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What is a virulence factor?


Bacterial virulence factors enable a host to replicate and disseminate within a host in part by subverting or eluding host defenses. The use of genomic techniques has led to the identification of new virulence factors that may serve as targets for new therapies. These putative virulence factors must be rigorously evaluated with in vitro and in vivo studies with an awareness of the technical limitations of each approach as well as an assessment of the prevalence of this factor in clinical bacterial isolates retrieved from appropriately controlled epidemiologic studies.

Infections are a leading cause of death in the intensive care unit. With the rising incidence of bacteria resistant to multiple antibiotics and a decreasing antibiotic drug pipeline, clinicians have sought additional therapies to supplement the current standard of care. Originally, such therapies, including anti-endotoxin antibodies and intravenous immunoglobulin, targeted the causative organisms. However, these efforts were supplanted by efforts to modulate the host responses to these organisms that were considered to be responsible for sepsis. Despite extensive clinical trials with biologic response modifiers, there is only one intervention licensed by the US Food and Drug Administration, drotrecogin alpha (Xigris®). Consequently, attention has now returned toward targeting the organisms. This development has been greatly assisted by the advent of genomics and systems biology, which have led to the identification of previously unrecognized targets on bacteria. These disciplines, in conjunction with advances in molecular biologic techniques, have led to striking advances in our understanding of the molecular pathogenesis of infection and the role of an ever-widening array of potential bacterial virulence factors. In their comprehensive review in this issue of Critical Care, Webb and Kahler [1] speculate that targeting virulence may be an attractive therapeutic strategy. Leaving aside the issues of drug formulation and/or delivery, what is required for the identification of a 'drugable' virulence target?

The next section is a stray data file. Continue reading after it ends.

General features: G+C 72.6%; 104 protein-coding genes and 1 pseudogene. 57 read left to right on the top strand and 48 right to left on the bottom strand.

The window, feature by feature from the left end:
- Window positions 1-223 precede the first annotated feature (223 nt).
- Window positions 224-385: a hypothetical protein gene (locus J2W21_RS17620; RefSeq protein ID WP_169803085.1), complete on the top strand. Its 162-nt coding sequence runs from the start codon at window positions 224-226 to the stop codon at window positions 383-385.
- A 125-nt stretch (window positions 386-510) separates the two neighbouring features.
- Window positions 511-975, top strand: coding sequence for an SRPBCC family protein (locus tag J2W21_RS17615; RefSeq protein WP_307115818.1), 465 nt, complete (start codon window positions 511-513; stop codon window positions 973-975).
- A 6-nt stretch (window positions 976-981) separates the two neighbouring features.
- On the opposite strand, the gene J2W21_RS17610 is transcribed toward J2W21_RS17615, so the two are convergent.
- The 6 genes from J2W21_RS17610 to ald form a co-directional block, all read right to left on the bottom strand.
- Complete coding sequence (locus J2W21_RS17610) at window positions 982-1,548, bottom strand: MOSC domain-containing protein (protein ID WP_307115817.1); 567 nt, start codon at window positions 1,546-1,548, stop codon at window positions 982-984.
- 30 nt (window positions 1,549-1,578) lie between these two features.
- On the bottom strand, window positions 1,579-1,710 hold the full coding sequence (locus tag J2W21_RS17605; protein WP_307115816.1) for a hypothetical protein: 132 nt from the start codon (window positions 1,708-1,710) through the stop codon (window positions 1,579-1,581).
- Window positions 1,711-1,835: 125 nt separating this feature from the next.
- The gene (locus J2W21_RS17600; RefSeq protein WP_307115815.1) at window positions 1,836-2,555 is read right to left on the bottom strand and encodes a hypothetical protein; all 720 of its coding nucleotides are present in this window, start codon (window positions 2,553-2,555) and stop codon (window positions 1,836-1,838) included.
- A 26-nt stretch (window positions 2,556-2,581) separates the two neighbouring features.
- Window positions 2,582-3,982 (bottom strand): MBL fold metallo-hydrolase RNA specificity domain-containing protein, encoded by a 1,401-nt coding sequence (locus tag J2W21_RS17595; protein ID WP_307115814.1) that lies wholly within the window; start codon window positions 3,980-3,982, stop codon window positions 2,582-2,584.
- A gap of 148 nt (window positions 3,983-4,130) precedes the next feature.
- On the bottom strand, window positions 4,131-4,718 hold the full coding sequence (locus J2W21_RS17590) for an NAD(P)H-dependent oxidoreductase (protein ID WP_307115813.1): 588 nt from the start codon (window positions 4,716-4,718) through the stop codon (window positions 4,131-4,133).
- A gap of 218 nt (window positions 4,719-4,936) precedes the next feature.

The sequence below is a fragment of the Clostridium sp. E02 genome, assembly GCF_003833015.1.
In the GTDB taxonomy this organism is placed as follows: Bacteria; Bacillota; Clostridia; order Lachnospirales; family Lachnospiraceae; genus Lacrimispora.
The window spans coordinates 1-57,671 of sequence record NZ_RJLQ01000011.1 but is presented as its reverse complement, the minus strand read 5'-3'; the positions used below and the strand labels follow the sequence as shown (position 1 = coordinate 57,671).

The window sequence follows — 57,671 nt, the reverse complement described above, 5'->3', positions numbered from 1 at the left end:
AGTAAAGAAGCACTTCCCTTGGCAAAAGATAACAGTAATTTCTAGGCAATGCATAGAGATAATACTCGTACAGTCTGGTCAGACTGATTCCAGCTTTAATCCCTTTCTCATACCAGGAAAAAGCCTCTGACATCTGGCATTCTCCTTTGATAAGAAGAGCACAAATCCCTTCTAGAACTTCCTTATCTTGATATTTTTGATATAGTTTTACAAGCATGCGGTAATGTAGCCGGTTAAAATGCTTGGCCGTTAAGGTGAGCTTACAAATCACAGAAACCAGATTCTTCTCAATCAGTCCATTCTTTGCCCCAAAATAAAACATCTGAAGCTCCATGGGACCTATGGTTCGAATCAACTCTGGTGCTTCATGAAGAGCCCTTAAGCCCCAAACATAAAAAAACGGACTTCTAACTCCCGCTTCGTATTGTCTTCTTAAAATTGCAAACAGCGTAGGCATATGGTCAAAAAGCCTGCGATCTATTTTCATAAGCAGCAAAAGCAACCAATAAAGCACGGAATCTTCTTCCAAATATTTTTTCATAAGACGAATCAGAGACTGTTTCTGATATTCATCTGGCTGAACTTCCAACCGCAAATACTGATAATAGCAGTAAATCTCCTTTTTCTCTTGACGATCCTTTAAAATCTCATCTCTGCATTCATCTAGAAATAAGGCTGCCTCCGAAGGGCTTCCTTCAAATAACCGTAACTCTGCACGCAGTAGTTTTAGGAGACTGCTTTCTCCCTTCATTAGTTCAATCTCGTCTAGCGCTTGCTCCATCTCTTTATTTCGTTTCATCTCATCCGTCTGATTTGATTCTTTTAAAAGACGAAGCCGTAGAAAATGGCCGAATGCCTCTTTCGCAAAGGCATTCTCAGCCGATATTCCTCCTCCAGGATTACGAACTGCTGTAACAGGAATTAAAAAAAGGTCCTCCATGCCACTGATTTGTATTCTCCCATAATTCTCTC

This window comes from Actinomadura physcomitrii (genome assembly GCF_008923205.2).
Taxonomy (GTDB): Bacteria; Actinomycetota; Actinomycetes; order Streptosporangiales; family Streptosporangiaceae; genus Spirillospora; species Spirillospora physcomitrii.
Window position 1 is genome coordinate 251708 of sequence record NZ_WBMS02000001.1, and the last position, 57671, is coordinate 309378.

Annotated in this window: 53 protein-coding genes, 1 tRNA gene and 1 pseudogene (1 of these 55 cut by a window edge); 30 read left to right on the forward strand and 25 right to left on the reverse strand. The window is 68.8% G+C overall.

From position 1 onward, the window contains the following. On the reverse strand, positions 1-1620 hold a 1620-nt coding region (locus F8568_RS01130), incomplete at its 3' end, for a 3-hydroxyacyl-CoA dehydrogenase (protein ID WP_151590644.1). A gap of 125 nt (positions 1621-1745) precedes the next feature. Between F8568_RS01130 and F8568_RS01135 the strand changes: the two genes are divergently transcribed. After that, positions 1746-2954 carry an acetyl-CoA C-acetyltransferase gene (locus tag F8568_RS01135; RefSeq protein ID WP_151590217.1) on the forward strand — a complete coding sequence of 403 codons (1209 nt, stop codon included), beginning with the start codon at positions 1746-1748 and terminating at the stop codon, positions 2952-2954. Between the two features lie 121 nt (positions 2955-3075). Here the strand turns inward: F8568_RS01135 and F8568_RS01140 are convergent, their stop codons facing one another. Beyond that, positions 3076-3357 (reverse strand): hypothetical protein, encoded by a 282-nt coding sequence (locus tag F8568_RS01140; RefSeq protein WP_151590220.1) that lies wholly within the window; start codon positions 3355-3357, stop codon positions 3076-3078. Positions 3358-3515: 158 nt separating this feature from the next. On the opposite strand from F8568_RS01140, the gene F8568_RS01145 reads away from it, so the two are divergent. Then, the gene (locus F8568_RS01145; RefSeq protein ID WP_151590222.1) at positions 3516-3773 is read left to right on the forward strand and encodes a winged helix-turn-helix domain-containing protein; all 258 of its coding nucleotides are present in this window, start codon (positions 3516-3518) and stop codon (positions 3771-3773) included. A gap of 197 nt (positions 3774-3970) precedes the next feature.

Pathogens are perhaps the pre-eminent cell biologists, having over the span of millennia identified special niches or strategies, not only to subvert host defenses, but in some instances (like the polysialic acid K1 capsule of Escherichia coli) to elude detection through bacterial mimicry (by which the bacterial 'wolf' wraps itself in the 'sheep's clothing' of the host's cell). As these authors point out, many of the virulence mechanisms are now defined at precise molecular and genetic levels. However, the likelihood of developing therapies that target such virulence factors will depend on subsequent rigorous experimentation. With in vitro studies, one can precisely delineate the mechanism of a putative virulence factor in a cellular phenotype of interest, but these studies are unable to assess the effect of a virulence determinant on more complex intercellular interactions. These studies often employ non-physiologic levels of the molecule of interest, accompanied by non-physiologic exposure times. Such long exposure times make it difficult to separate the early, primary effects of the virulence factor from those later effects (for example, at 24 hours) caused by secondary biologic cascades and/or the accumulation of mediators.